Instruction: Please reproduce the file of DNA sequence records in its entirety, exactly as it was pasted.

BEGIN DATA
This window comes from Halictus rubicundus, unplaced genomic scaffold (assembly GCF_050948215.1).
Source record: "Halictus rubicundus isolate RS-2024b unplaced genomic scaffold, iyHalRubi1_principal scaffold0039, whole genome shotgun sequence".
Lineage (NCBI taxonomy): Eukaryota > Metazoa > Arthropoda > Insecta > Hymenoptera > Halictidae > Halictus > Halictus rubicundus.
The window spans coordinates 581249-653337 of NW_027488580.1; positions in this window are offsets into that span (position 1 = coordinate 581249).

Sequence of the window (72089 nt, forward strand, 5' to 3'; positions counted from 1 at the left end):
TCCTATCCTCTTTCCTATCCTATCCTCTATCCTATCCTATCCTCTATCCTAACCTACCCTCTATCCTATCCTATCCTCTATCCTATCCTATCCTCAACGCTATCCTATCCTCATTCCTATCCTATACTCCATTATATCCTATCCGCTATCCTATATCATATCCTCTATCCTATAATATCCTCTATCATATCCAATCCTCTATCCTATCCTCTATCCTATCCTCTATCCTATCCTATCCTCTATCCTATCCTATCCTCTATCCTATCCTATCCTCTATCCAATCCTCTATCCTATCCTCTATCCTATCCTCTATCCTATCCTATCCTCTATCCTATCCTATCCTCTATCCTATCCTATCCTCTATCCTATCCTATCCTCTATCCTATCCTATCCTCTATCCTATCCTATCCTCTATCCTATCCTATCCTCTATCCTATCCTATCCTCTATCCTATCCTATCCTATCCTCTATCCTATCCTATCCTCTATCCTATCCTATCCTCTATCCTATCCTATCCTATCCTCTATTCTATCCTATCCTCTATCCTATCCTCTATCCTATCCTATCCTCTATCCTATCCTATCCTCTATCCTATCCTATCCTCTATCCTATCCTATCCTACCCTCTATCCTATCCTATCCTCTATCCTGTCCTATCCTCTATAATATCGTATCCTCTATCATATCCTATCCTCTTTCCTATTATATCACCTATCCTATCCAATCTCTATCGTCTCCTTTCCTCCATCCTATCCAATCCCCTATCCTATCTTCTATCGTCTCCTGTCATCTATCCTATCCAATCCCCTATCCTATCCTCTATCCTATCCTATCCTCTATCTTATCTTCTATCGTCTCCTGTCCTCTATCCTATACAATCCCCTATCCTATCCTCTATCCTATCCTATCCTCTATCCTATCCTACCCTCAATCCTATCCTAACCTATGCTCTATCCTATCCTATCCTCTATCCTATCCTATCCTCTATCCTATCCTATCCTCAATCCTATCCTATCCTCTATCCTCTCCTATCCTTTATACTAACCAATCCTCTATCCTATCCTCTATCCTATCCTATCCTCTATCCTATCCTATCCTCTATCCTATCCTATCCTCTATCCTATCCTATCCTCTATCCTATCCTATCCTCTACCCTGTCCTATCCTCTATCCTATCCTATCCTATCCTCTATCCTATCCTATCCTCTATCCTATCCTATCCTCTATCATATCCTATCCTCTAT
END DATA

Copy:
This window comes from Halictus rubicundus, unplaced genomic scaffold (assembly GCF_050948215.1).
Source record: "Halictus rubicundus isolate RS-2024b unplaced genomic scaffold, iyHalRubi1_principal scaffold0039, whole genome shotgun sequence".
Lineage (NCBI taxonomy): Eukaryota > Metazoa > Arthropoda > Insecta > Hymenoptera > Halictidae > Halictus > Halictus rubicundus.
The window spans coordinates 581249-653337 of NW_027488580.1; positions in this window are offsets into that span (position 1 = coordinate 581249).

Sequence of the window (72089 nt, forward strand, 5' to 3'; positions counted from 1 at the left end):
TCCTATCCTCTTTCCTATCCTATCCTCTATCCTATCCTATCCTCTATCCTAACCTACCCTCTATCCTATCCTATCCTCTATCCTATCCTATCCTCAACGCTATCCTATCCTCATTCCTATCCTATACTCCATTATATCCTATCCGCTATCCTATATCATATCCTCTATCCTATAATATCCTCTATCATATCCAATCCTCTATCCTATCCTCTATCCTATCCTCTATCCTATCCTATCCTCTATCCTATCCTATCCTCTATCCTATCCTATCCTCTATCCAATCCTCTATCCTATCCTCTATCCTATCCTCTATCCTATCCTATCCTCTATCCTATCCTATCCTCTATCCTATCCTATCCTCTATCCTATCCTATCCTCTATCCTATCCTATCCTCTATCCTATCCTATCCTCTATCCTATCCTATCCTCTATCCTATCCTATCCTCTATCCTATCCTATCCTATCCTCTATCCTATCCTATCCTCTATCCTATCCTATCCTCTATCCTATCCTATCCTATCCTCTATTCTATCCTATCCTCTATCCTATCCTCTATCCTATCCTATCCTCTATCCTATCCTATCCTCTATCCTATCCTATCCTCTATCCTATCCTATCCTACCCTCTATCCTATCCTATCCTCTATCCTGTCCTATCCTCTATAATATCGTATCCTCTATCATATCCTATCCTCTTTCCTATTATATCACCTATCCTATCCAATCTCTATCGTCTCCTTTCCTCCATCCTATCCAATCCCCTATCCTATCTTCTATCGTCTCCTGTCATCTATCCTATCCAATCCCCTATCCTATCCTCTATCCTATCCTATCCTCTATCTTATCTTCTATCGTCTCCTGTCCTCTATCCTATACAATCCCCTATCCTATCCTCTATCCTATCCTATCCTCTATCCTATCCTACCCTCAATCCTATCCTAACCTATGCTCTATCCTATCCTATCCTCTATCCTATCCTATCCTCTATCCTATCCTATCCTCAATCCTATCCTATCCTCTATCCTCTCCTATCCTTTATACTAACCAATCCTCTATCCTATCCTCTATCCTATCCTATCCTCTATCCTATCCTATCCTCTATCCTATCCTATCCTCTATCCTATCCTATCCTCTATCCTATCCTATCCTCTACCCTGTCCTATCCTCTATCCTATCCTATCCTATCCTCTATCCTATCCTATCCTCTATCCTATCCTATCCTCTATCATATCCTATCCTCTAT